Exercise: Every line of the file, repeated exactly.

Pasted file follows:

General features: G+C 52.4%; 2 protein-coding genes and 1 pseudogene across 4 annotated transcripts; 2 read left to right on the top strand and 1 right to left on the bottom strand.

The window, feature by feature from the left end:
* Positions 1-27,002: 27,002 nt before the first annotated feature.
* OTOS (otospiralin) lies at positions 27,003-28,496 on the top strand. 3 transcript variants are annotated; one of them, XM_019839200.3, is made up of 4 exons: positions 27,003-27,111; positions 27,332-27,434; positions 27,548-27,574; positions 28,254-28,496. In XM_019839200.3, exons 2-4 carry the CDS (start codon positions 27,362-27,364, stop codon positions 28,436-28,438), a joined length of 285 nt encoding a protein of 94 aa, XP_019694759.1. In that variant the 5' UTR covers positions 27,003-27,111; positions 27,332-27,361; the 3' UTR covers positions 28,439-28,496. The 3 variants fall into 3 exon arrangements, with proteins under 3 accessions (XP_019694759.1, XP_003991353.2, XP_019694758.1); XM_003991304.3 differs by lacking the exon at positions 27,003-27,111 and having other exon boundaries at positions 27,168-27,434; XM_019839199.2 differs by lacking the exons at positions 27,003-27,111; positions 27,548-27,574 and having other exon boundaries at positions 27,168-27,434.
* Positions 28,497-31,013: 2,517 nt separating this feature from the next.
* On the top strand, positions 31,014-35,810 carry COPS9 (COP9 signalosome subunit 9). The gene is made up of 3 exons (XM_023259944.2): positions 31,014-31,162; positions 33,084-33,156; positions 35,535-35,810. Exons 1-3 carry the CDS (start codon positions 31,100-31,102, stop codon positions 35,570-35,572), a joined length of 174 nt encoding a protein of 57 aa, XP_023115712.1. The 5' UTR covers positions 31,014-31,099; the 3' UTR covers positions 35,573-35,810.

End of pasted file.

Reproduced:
General features: G+C 52.4%; 2 protein-coding genes and 1 pseudogene across 4 annotated transcripts; 2 read left to right on the top strand and 1 right to left on the bottom strand.

The window, feature by feature from the left end:
* Positions 1-27,002: 27,002 nt before the first annotated feature.
* OTOS (otospiralin) lies at positions 27,003-28,496 on the top strand. 3 transcript variants are annotated; one of them, XM_019839200.3, is made up of 4 exons: positions 27,003-27,111; positions 27,332-27,434; positions 27,548-27,574; positions 28,254-28,496. In XM_019839200.3, exons 2-4 carry the CDS (start codon positions 27,362-27,364, stop codon positions 28,436-28,438), a joined length of 285 nt encoding a protein of 94 aa, XP_019694759.1. In that variant the 5' UTR covers positions 27,003-27,111; positions 27,332-27,361; the 3' UTR covers positions 28,439-28,496. The 3 variants fall into 3 exon arrangements, with proteins under 3 accessions (XP_019694759.1, XP_003991353.2, XP_019694758.1); XM_003991304.3 differs by lacking the exon at positions 27,003-27,111 and having other exon boundaries at positions 27,168-27,434; XM_019839199.2 differs by lacking the exons at positions 27,003-27,111; positions 27,548-27,574 and having other exon boundaries at positions 27,168-27,434.
* Positions 28,497-31,013: 2,517 nt separating this feature from the next.
* On the top strand, positions 31,014-35,810 carry COPS9 (COP9 signalosome subunit 9). The gene is made up of 3 exons (XM_023259944.2): positions 31,014-31,162; positions 33,084-33,156; positions 35,535-35,810. Exons 1-3 carry the CDS (start codon positions 31,100-31,102, stop codon positions 35,570-35,572), a joined length of 174 nt encoding a protein of 57 aa, XP_023115712.1. The 5' UTR covers positions 31,014-31,099; the 3' UTR covers positions 35,573-35,810.